Movie Review: Portrait of a Lady on Fire

Portrait of a Lady on Fire is about Marianne, a painter, who is hired to paint a portrait of Heloise so it can be sent to an aristocrat in Milan to see if he will marry her. Though, over the course of getting to know each other, the two women fall in love even as they know their destinies are a foregone conclusion. It stars Noemie Merlant, Adele Haenel, Luana Bajrami, and Valeria Golino. It is written and directed by Celine Sciamma.

There are moments in Portrait of a Lady on Fire that are utterly transcendent. They elevate the very art of filmmaking and can't be described by my plebeian words. Yet, I'll do my best to put into words the luscious filmmaking on display. As much as it is a film about a painting and the act of capturing essence on a canvas, the film is a living painting on its own. The beauty of the landscape, the Old World architecture, the dresses, and the women on screen is mesmerizing.

Celine Sciamma's direction shapes this story in ways we could never have seen before. Her eye for detail, for composition, and position within shots is enthralling and a constant, "how'd they do that?" moment. Sciamma with the talented and impeccable Claire Mathon as cinematographer have created a truly unique perspective. I can't stop thinking about a shot at which both women stand on a cliff looking out in profile, but we only see Heloise when Marianne turns her head. This move is done several times, revealing several different expressions on Heloise's face. It's so uncanny and so unique. No other team could have pulled it off and made it look as good as it does.

Yet, with stunning visuals also come the substance of Sciamma's script. We get the incredible love story, but Sciamma serves every character. Sophie, the housekeeper and cook, could have been one note, could have been seen and not heard like the dozens of other women in that role in period dramas, but Sophie's brought into the story. She becomes a friend of these women and they help her in her time of need. This is a period story in which women are united, confident, accepting, and warm to each other in friendship. It's so rare to see that on screen and to watch a character take shape in that environment. It's a brilliant move in an already brilliant script.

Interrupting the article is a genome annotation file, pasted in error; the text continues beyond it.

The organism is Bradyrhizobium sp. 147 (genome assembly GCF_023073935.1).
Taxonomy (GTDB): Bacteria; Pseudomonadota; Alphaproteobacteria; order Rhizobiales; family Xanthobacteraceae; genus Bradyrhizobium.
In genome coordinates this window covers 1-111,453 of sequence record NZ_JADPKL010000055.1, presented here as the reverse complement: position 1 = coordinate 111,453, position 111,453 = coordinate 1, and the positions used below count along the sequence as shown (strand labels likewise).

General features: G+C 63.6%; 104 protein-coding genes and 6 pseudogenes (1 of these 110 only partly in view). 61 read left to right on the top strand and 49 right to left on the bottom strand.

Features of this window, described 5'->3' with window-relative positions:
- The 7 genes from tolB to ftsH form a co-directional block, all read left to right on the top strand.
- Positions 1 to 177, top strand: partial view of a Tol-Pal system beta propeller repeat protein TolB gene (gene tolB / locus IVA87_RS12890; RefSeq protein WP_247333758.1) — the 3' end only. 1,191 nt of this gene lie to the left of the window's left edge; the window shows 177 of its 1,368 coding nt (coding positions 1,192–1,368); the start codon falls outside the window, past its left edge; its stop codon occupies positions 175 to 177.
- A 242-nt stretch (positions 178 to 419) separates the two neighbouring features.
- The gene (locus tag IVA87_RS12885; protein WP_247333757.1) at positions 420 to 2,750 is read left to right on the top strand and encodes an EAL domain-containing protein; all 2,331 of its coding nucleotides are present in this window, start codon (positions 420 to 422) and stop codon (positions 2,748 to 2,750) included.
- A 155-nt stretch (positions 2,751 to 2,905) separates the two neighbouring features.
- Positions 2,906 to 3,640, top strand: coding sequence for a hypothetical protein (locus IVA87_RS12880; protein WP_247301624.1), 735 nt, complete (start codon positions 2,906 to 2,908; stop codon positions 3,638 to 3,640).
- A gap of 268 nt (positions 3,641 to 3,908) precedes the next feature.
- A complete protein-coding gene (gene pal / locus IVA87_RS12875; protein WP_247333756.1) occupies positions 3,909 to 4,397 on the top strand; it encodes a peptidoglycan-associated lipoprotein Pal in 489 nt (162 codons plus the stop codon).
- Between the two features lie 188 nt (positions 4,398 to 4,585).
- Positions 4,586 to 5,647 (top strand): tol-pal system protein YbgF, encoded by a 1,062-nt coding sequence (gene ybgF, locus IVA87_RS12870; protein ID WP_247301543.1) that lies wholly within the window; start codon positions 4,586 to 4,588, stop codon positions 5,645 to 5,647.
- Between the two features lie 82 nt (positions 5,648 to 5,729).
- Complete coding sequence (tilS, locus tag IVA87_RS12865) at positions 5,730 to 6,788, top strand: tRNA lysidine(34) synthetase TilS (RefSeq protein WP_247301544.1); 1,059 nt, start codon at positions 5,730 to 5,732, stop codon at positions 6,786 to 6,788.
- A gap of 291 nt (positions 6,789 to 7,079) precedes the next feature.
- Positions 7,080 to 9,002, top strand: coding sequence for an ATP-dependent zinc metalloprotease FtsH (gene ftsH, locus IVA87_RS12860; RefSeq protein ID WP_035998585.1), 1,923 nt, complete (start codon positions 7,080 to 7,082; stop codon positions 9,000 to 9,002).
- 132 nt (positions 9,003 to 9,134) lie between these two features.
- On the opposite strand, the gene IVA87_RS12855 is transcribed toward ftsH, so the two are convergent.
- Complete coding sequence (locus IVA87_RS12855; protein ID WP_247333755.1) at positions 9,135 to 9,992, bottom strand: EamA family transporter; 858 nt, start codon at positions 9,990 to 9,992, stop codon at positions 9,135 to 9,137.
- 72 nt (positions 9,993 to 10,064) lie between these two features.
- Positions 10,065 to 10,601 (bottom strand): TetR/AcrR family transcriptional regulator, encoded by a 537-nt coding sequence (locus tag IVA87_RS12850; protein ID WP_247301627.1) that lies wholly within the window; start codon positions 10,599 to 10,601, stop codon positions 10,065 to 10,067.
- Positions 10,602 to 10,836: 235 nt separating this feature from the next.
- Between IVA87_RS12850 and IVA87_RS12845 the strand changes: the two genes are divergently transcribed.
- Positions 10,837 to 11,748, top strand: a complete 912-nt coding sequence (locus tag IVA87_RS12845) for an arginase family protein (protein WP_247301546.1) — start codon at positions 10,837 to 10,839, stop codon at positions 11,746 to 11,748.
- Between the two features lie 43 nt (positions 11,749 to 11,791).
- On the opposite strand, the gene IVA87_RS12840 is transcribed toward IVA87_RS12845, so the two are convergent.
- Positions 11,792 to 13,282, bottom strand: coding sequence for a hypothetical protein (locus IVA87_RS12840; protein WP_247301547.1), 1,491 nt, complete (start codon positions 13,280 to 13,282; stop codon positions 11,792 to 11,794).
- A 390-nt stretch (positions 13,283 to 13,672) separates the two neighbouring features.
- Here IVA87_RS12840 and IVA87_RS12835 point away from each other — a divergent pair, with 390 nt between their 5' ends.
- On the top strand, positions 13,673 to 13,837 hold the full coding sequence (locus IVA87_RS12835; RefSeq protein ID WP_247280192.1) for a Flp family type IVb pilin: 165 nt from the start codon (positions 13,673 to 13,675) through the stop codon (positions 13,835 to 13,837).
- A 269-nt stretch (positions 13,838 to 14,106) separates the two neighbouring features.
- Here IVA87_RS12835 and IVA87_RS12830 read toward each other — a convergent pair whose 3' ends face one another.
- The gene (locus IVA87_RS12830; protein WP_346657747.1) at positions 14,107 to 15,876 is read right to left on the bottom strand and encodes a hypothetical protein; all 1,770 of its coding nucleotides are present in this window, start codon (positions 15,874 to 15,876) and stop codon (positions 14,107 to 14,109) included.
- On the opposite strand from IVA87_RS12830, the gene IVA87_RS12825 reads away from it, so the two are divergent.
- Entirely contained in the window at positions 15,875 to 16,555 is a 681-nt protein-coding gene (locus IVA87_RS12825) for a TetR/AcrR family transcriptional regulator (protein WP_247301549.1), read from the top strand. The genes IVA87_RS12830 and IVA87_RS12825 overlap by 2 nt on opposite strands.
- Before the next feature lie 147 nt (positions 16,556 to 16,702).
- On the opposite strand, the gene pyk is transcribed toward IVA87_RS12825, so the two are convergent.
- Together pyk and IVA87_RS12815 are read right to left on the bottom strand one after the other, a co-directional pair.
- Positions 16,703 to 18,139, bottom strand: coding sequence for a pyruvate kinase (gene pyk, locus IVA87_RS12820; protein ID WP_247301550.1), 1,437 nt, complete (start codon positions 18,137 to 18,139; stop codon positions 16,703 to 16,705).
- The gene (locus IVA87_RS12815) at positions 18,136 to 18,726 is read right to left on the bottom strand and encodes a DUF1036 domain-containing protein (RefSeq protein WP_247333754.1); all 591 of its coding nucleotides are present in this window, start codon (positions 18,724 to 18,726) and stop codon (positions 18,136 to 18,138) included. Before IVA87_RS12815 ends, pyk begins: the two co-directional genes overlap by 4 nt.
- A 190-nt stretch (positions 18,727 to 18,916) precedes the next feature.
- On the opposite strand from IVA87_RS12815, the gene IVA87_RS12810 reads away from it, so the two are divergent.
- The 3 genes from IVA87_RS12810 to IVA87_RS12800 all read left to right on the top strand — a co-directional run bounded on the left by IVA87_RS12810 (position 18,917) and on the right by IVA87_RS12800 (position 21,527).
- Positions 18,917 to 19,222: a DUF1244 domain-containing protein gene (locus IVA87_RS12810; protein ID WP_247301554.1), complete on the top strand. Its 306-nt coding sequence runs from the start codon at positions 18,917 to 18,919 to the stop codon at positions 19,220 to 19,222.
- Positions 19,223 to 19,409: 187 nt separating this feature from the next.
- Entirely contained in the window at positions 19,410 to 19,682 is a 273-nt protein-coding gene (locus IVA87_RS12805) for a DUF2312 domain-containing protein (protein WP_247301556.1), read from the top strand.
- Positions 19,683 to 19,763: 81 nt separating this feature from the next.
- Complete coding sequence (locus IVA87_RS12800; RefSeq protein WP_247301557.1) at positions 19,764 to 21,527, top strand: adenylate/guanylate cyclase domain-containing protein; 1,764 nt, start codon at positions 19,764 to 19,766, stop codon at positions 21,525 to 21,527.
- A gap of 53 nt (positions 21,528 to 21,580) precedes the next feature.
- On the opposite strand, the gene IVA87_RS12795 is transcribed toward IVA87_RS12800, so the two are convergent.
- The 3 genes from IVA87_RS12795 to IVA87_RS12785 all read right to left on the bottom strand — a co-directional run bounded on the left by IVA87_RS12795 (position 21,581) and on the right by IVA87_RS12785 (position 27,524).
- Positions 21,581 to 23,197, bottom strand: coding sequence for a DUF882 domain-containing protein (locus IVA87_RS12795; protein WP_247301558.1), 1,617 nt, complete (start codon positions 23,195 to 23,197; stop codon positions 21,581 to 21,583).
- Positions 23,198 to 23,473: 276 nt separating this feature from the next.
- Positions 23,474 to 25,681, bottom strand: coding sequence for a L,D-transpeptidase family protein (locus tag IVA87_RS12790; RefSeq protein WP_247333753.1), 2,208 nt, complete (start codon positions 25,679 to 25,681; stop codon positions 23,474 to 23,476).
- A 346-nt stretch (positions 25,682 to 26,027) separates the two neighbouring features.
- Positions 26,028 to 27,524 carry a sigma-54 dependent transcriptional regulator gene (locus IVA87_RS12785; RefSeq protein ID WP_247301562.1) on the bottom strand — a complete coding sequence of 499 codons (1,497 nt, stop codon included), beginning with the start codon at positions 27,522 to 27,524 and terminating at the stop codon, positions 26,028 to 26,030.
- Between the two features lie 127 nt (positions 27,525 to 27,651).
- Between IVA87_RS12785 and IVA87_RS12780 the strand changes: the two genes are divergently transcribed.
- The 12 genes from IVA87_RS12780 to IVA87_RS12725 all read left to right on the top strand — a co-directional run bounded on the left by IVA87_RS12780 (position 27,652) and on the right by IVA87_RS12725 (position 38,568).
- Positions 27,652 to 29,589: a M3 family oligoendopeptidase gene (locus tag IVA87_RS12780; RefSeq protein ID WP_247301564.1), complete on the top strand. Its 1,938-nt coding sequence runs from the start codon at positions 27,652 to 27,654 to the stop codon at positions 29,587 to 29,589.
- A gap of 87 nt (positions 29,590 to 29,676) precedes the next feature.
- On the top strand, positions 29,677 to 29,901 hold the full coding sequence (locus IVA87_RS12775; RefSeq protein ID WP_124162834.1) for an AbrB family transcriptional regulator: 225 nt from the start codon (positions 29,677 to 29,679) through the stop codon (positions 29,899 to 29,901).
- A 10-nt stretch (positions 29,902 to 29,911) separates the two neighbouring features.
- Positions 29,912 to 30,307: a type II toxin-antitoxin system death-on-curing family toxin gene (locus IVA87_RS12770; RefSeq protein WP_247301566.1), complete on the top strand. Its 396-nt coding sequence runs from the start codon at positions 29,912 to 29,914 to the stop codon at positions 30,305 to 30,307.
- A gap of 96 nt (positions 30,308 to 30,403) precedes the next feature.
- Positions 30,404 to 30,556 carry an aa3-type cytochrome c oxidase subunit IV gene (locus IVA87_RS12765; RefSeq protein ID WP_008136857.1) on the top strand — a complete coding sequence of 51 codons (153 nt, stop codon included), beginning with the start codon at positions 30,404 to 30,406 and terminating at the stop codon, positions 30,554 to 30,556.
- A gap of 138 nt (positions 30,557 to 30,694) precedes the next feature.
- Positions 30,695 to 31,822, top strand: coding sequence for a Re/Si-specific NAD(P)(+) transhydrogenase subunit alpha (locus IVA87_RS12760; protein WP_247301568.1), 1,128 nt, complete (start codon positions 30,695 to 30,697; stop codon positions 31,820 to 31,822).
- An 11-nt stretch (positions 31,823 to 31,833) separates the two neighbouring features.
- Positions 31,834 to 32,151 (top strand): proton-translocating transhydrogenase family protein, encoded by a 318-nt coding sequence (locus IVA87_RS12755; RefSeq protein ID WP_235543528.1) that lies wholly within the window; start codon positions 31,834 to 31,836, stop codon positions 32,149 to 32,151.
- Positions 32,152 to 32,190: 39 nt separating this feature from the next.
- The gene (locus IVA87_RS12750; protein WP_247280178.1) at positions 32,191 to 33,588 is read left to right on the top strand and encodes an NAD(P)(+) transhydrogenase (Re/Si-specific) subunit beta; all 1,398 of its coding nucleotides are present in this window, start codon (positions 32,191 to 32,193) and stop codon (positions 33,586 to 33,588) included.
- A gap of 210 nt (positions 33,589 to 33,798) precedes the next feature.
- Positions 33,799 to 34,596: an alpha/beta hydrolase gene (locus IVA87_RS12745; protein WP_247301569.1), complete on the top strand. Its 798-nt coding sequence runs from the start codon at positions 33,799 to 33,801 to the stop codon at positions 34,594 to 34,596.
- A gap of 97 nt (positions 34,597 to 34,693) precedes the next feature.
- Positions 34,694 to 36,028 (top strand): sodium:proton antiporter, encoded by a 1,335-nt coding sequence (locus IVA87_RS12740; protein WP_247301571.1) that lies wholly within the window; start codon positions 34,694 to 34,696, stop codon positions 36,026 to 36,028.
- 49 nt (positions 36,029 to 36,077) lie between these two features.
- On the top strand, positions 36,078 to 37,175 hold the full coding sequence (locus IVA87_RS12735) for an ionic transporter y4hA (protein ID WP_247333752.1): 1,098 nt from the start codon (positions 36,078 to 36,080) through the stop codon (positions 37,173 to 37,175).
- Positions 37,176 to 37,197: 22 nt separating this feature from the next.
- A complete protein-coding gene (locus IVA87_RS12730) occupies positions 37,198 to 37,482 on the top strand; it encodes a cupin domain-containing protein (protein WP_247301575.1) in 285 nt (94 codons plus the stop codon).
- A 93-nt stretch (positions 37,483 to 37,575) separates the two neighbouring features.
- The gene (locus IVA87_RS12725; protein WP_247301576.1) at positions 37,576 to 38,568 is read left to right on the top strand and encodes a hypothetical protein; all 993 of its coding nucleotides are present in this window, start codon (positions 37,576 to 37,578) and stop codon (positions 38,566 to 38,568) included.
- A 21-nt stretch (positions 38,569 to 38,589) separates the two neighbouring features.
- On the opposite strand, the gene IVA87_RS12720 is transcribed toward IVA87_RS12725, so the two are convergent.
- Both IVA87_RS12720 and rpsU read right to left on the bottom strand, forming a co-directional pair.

I can't go any further into a discussion of character without spending the next two paragraphs gushing about the two lead actresses. Neither of whom get billing over the other as it should be with two such lead performances.

Noemie Merlant as Marianne is exquisite. From the first time she lights up her pipe, sitting naked in front of the fire, she had me invested in who Marianne is as a person. Her face is so expressive we need so little from her in words. I love the way she opens her mouth slightly with surprise and that her eyebrows are boldly informing us of her mood. Her presence is steadfast and concrete like the old house itself. Much in contrast to Heloise.

Adele Haenel as Heloise is superb. She gives Heloise an unearthly, ethereal quality with her smiles that one has to earn and her grace in movement. Every eye flick makes us gasp and twitch of her mouth makes us yearn. Possibly the best wordless acting I have ever seen is in Heloise's last scene as she hears a music she's only ever been described. She goes through the full gamete of emotions and expressions as the weight of her experience is in her heart. I wept as she wept.

Portrait of a Lady on Fire never feels like its two hour plus runtime. It's a poem to our senses and a beautiful agony on our hearts. I'm going to see it again in a theater and I may even see it a third time. It's a film I will have chasing through my mind for the rest of my life and I hope you will take a chance on seeing it. I didn't even come close to describing the best and most beautiful parts so you have those to look forward to.

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